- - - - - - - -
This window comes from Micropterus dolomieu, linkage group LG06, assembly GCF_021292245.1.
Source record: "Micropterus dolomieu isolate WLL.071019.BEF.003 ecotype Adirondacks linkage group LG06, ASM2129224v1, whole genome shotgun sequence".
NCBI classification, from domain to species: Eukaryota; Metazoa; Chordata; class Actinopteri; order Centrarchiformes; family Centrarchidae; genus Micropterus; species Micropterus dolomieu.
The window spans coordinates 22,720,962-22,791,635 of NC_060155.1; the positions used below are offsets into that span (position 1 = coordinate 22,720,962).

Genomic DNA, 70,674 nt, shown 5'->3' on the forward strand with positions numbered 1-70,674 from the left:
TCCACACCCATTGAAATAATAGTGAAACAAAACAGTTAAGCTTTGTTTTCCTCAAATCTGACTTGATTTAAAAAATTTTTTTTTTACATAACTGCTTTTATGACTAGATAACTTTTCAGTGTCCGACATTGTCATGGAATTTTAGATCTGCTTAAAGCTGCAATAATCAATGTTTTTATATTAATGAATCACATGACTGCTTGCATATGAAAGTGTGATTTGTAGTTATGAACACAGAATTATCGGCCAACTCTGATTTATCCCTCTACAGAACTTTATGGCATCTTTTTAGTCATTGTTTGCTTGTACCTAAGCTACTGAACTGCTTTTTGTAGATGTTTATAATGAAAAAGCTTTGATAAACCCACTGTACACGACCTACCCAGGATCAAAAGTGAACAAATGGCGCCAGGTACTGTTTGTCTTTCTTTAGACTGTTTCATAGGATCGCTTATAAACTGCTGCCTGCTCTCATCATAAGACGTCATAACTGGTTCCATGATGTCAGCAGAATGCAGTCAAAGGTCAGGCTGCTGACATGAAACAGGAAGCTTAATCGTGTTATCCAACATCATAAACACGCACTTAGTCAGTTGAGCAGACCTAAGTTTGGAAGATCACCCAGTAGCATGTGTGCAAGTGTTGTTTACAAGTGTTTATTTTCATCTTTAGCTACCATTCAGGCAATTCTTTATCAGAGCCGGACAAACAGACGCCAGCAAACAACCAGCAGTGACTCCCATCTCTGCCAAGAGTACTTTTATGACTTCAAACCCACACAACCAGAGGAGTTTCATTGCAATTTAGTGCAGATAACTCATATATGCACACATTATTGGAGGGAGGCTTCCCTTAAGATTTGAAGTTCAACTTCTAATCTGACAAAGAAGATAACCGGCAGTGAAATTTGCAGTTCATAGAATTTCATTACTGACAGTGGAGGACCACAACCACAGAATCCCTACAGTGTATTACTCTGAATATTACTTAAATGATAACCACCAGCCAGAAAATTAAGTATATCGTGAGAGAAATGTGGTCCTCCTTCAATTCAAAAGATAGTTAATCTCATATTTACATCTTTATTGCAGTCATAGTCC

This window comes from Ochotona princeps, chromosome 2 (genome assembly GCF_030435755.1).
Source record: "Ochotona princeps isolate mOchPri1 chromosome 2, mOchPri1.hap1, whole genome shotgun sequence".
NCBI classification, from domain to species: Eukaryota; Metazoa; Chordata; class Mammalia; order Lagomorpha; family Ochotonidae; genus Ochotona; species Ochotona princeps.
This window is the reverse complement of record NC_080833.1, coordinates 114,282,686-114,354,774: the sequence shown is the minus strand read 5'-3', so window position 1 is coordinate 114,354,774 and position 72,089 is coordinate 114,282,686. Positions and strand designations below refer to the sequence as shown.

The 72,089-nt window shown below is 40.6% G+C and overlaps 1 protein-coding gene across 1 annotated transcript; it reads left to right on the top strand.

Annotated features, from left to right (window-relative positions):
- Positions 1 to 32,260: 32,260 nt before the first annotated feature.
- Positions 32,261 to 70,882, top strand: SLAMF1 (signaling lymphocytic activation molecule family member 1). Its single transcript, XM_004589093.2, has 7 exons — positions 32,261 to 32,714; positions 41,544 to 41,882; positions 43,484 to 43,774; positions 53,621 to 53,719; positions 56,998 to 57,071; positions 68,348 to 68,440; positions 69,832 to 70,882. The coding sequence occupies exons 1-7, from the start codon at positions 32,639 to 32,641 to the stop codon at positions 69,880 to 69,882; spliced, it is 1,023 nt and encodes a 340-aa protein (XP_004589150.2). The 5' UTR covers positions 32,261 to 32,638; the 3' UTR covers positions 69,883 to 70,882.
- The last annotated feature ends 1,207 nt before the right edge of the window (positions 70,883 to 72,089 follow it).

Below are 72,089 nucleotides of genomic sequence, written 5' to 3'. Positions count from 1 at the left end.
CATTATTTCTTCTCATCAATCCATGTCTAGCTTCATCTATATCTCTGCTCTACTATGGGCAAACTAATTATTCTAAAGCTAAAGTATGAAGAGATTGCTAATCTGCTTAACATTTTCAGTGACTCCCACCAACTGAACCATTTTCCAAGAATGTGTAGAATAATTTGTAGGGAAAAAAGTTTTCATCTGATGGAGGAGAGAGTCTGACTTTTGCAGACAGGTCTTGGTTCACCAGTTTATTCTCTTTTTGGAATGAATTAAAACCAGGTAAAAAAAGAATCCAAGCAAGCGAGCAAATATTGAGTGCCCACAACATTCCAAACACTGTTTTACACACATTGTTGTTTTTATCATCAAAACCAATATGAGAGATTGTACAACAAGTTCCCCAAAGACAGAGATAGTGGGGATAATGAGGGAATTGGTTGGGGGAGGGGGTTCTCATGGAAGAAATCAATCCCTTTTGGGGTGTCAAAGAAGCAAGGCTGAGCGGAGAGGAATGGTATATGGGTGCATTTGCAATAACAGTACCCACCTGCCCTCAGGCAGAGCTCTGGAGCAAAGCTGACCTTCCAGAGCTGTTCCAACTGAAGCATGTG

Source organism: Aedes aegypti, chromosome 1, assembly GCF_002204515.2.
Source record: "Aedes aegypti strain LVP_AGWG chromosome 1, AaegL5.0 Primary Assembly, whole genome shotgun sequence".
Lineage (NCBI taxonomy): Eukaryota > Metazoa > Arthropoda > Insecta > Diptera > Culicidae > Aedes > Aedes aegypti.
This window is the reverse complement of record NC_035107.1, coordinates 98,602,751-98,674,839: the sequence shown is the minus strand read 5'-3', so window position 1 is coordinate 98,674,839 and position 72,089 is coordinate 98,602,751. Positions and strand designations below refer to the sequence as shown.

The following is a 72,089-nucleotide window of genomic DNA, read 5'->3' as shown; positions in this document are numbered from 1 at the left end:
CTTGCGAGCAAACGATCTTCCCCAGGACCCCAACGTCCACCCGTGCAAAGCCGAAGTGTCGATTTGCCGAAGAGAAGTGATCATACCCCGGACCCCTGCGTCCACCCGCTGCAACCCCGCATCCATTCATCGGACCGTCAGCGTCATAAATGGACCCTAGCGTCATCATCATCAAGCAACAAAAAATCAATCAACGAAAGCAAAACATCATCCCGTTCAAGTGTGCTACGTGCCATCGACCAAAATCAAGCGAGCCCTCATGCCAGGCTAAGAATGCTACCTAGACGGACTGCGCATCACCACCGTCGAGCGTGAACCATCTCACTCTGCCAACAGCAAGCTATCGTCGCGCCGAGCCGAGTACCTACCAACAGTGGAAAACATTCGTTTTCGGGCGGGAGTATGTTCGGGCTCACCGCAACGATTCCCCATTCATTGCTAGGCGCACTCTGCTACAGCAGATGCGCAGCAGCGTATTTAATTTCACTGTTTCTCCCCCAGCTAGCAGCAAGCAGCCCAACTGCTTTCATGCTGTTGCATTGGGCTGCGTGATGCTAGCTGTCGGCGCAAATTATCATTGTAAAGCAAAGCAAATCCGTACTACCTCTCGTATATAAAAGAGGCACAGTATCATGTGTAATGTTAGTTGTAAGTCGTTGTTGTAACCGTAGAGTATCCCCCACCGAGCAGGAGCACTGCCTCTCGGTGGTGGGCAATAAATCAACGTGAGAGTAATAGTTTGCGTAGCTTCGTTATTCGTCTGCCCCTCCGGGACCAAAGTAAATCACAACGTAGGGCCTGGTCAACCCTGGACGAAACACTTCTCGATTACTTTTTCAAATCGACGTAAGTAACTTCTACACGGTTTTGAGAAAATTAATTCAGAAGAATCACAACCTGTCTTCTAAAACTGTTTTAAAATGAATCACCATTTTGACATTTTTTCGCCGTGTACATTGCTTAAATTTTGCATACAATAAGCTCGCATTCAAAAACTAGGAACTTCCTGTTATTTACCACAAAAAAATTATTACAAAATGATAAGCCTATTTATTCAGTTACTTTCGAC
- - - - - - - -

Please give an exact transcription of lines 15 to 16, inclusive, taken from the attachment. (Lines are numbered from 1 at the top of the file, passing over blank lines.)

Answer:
- The last annotated feature ends 1,207 nt before the right edge of the window (positions 70,883 to 72,089 follow it).

Below are 72,089 nucleotides of genomic sequence, written 5' to 3'. Positions count from 1 at the left end.